Death and Grieving from a Distance

Not being able to be near a loved one when they pass can bring on a new dimension of grief. We sincerely hope the following links and information can help bring peace to those who are coping with loss from a distance.

Sonja Lewis (Writer and Author) explains that everyone grieves through five stages: denial, anger, bargaining, depression, and acceptance, though recent research suggests that people don't go through these stages in a linear fashion. We oscillate. In any case, we grieve differently and individually. And when you add distance to the equation that adds another dimension. Thus, I've come to rely on four points to ease the process:

  1. Acknowledging the loss.
    This goes without saying, right? Not necessarily. Just because you know about someone's death doesn't actually mean you get it. For me, acknowledgement often means making a phone call to the bereaved, even if I don't know what to say. Most recently, that meant calling my mother on the loss of her only sister, and then my first cousin, an only child, on the loss of her mother. While eloquent expressions of sympathy didn't roll off the tongue, and never do at times such as these, I felt better for making the call. I expect they did too after hearing from me.

  2. Taking part in the bereavement.
    The phone calls, messages etc. have not only been key for me to acknowledge the loss, but also to share the loss with those closest. Certainly, I have sent flowers, too and supported in other ways, but the niggling question for an expat -- at least for me -- is should I go? The answer to this has to be personal. For each person, much is considered: the scope of the loss, time, money, other commitments etc. The decision for me is always tough. Years ago, when my Aunt Fannie died, a hurricane was in full force, making my decision crystal clear. Still, I found myself wrestling with guilt for years, which leads to my next point.

  3. Relinquishing guilt.
    Not an easy thing to do when it is programmed into your subconscious that the most appropriate way to grieve is to go to the funeral. Perhaps when I lived closer, this made sense. But now that I am further away, I have to consider the distance, if nothing else. Hence, I've made a paradigm shift. And as part of that change, I try to stay in touch in the first place. Over the years, I have found that keeping relationships in good stead has eased the pain of loss. There's nothing to feel guilty about: end of story. A good memory for me is that Auntie (Dorothy), who recently passed, was an expatriate, too, loosely if you will, as she moved from Georgia to Ohio, when she was younger. She would have understood.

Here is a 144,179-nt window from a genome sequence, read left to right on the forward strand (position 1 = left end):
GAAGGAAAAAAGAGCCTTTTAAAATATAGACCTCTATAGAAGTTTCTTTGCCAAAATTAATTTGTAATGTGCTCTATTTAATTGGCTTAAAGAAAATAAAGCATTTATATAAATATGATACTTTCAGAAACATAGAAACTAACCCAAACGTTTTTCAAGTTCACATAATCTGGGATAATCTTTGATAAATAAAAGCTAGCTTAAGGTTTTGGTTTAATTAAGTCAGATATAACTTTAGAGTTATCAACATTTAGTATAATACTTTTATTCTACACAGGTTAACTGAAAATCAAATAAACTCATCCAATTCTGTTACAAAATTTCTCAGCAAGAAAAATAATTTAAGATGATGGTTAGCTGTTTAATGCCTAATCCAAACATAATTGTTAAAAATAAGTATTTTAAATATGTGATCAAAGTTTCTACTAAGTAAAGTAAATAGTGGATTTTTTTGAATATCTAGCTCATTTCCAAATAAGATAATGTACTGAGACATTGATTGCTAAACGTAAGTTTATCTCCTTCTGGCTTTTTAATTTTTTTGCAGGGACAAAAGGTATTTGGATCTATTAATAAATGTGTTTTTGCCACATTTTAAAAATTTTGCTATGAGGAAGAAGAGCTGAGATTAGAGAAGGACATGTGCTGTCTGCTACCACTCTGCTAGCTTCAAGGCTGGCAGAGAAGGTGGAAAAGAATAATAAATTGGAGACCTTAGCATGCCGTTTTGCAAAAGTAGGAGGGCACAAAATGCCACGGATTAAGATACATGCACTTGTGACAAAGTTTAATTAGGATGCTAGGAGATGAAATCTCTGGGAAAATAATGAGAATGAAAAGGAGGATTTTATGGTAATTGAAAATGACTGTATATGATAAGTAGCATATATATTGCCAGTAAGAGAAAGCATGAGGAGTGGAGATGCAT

4. Speaking of memories.
    Focus on these! Most of us find it therapeutic to remember fondly the person who has gone. Every departed person leaves a hole in many lives. Some are bigger than others, especially if the person is a part of our day-to-day life. In the case of an expat this is rare, unless phone conversations happen daily. But in any case, good memories fill the gaps.

One of the most moving readings that I have ever come across is 'Death is Nothing at All' by Henry Scott Holland. I read it at my mother-in-law's funeral, and while doing so, death surely felt like something. Still, it has been a reading that has added perspective to coping with loss, and certainly to coping from afar. Upon reflection of the piece, I am encouraged to consider that 'Life [after death] means all that it has ever meant ...' whether we are near or far. What a golden thought ... and one well worth remembering.

​-Sonja Lewis, Writer and Author